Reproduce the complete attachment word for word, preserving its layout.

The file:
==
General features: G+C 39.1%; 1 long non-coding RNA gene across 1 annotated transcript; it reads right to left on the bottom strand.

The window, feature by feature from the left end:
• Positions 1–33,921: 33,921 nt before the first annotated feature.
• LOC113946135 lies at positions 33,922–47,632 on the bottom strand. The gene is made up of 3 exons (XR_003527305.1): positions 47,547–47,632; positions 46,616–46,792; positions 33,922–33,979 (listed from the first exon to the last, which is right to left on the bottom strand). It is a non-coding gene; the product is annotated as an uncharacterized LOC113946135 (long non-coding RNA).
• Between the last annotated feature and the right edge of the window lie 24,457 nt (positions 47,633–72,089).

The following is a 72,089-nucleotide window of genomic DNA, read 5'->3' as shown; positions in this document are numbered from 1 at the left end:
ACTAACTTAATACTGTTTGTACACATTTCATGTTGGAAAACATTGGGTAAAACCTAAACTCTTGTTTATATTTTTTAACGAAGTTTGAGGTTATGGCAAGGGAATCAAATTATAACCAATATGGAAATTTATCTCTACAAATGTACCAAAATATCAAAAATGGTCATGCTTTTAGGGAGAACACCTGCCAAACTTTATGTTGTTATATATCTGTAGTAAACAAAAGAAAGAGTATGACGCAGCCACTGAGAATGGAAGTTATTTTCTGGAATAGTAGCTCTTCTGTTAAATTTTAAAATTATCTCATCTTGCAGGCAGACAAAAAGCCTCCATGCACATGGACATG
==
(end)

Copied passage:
General features: G+C 39.1%; 1 long non-coding RNA gene across 1 annotated transcript; it reads right to left on the bottom strand.

The window, feature by feature from the left end:
• Positions 1–33,921: 33,921 nt before the first annotated feature.
• LOC113946135 lies at positions 33,922–47,632 on the bottom strand. The gene is made up of 3 exons (XR_003527305.1): positions 47,547–47,632; positions 46,616–46,792; positions 33,922–33,979 (listed from the first exon to the last, which is right to left on the bottom strand). It is a non-coding gene; the product is annotated as an uncharacterized LOC113946135 (long non-coding RNA).
• Between the last annotated feature and the right edge of the window lie 24,457 nt (positions 47,633–72,089).

The following is a 72,089-nucleotide window of genomic DNA, read 5'->3' as shown; positions in this document are numbered from 1 at the left end:
ACTAACTTAATACTGTTTGTACACATTTCATGTTGGAAAACATTGGGTAAAACCTAAACTCTTGTTTATATTTTTTAACGAAGTTTGAGGTTATGGCAAGGGAATCAAATTATAACCAATATGGAAATTTATCTCTACAAATGTACCAAAATATCAAAAATGGTCATGCTTTTAGGGAGAACACCTGCCAAACTTTATGTTGTTATATATCTGTAGTAAACAAAAGAAAGAGTATGACGCAGCCACTGAGAATGGAAGTTATTTTCTGGAATAGTAGCTCTTCTGTTAAATTTTAAAATTATCTCATCTTGCAGGCAGACAAAAAGCCTCCATGCACATGGACATG